Digital Twin: The Future of BIM (Part 1)
Have you ever wondered what’s next after BIM Modeling Services? The answer might not be that surprising, but it will definitely catch your eye. “Digital Twin.” In this blog, we will be covering everything about virtual twin and its relation with BIM and exploring how they differ.
So, what exactly is Digital Twin?
American researcher Michael Grieves first coined the phrase “digital twin” in 2002 while discussing product lifecycle management. He suggested that a virtual entity could be built to represent a digital model of a physical system, which would contain data about the real-time system and be connected to it during its entire existence. The twins’ synchronization might be maintained by constantly exchanging data between the physical and virtual worlds.
In layman’s terms, it is a 3D model of the physical object linked to its material entity through technologies like A.I. and IoT. What makes it unique is that any change in the physical object is also immediately reflected in its digital twin. The “twin” collects data from several sources, including analytics, algorithms, and artificial intelligence, in order to continuously learn more about the effectiveness, operation, or performance of the built or unbuilt counterpart project in the real world. It gives us real-time data to monitor the physical body from any location. The most common example of the same would be “Google Maps.” This virtual twin of the transportation network includes all feasible routes between locations and up-to-date information on road conditions (traffic, construction, police, etc.).
Talking about the AEC industry and construction sector, the digital twin consists of the following:
- BIM models
- 2D sketches and 3D models
- Schedules & Agreements
- Construction paperwork (i.e., submittals, RFIs, change orders, etc.)
- Operational information gathered by the integrated sensors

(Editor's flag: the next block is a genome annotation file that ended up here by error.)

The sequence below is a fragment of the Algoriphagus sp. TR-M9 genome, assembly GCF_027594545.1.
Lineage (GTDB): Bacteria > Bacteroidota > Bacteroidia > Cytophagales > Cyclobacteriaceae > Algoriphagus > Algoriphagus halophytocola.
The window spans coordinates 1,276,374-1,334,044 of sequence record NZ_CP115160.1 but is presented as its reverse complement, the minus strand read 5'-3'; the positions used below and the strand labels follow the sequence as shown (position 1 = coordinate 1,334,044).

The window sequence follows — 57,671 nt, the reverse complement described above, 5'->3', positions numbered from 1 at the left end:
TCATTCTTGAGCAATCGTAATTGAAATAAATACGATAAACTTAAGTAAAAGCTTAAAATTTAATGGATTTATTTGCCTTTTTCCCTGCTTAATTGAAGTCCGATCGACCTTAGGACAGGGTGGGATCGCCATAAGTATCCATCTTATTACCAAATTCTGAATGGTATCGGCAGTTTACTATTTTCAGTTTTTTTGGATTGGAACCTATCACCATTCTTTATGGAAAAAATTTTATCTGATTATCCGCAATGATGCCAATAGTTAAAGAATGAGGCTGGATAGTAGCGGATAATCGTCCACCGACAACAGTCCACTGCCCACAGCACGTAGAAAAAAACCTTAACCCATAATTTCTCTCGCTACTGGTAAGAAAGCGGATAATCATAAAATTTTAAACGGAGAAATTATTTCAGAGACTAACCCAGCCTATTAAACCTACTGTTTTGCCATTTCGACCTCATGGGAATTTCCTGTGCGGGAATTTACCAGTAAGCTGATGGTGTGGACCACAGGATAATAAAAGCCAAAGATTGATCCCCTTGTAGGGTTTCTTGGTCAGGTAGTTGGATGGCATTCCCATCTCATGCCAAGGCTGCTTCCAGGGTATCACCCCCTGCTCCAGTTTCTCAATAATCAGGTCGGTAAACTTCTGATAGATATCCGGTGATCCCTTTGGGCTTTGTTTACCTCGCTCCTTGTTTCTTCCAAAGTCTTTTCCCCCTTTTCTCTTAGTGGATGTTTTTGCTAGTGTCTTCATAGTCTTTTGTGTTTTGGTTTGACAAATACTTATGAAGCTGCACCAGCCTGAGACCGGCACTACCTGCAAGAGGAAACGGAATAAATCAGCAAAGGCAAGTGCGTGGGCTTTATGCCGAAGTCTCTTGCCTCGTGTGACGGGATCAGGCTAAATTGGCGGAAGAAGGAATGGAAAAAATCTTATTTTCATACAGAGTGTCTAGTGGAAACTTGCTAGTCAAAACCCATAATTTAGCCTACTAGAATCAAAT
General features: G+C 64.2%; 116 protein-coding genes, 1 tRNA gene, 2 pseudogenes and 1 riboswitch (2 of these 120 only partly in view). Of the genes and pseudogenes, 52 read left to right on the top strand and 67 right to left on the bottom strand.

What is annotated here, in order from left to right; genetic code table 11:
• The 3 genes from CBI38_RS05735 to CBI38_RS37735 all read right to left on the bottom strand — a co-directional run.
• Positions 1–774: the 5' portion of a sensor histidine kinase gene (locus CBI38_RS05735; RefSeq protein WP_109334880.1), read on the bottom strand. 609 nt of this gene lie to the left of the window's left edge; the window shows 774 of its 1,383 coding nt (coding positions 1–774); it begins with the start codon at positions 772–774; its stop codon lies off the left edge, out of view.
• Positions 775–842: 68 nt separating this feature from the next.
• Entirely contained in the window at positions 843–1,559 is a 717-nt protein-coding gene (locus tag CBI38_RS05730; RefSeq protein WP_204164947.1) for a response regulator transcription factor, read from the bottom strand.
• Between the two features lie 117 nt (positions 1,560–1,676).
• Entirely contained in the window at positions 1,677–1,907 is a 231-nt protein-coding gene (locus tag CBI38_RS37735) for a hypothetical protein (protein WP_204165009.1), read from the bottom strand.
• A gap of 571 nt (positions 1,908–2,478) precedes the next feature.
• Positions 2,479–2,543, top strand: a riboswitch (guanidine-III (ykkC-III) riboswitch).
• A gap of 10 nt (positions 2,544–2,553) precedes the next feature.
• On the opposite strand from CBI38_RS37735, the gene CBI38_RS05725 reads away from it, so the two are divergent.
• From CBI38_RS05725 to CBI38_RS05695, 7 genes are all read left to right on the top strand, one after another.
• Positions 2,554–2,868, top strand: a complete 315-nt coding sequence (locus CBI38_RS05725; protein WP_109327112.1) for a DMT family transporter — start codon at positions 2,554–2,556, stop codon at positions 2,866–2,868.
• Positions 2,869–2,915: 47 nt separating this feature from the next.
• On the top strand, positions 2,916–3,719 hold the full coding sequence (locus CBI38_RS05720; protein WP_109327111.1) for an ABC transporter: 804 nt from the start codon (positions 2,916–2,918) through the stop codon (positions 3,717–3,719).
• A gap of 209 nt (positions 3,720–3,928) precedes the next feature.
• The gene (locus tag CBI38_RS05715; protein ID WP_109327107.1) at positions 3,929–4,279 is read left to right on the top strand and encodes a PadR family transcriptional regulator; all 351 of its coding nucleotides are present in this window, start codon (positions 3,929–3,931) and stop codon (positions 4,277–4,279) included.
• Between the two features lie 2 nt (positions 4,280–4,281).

- Artificial intelligence data
Are BIM and Digital Twin the same?
A Digital Twin is not complete without BIM Services, but the idea is far more comprehensive. A BIM model’s primary job is to recreate the physical asset and all its associated properties, depending on the level of detail. At the same time, a Digital Twin is linked to the actual world by a “digital thread.” What further separates Digital Twin from BIM are some significant differences that we have discussed below:
- BIM keeps a database of the physical and functional characteristics of the components. Unlike Digital Twin, which maintains a database of its real-time operations.
- Digital Twin focuses on how people interact with built environments in Digital Twin, whereas BIM emphasizes design and construction visualization.
- BIM encourages reactive measures rather than real-time operational responses, which is the forte of Digital Twin. It gives a comprehensive real-time image of the structure and supports preventive solutions.
As discussed above, BIM and Digital Twin aren’t identical but independent concepts yet mutually dependent on each other. So, where does this interdependency lie? Check out our next blog, where we continue discussing the connection between BIM and Digital Twin, software that you can use to create and access Virtual Twins, and how it differs from simulations and point cloud to BIM and its contribution to the AEC industry.